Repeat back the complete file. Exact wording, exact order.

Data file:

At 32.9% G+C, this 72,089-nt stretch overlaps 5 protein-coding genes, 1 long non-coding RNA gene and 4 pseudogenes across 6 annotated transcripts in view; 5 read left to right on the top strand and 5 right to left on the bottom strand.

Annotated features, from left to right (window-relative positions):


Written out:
At 32.9% G+C, this 72,089-nt stretch overlaps 5 protein-coding genes, 1 long non-coding RNA gene and 4 pseudogenes across 6 annotated transcripts in view; 5 read left to right on the top strand and 5 right to left on the bottom strand.

Annotated features, from left to right (window-relative positions):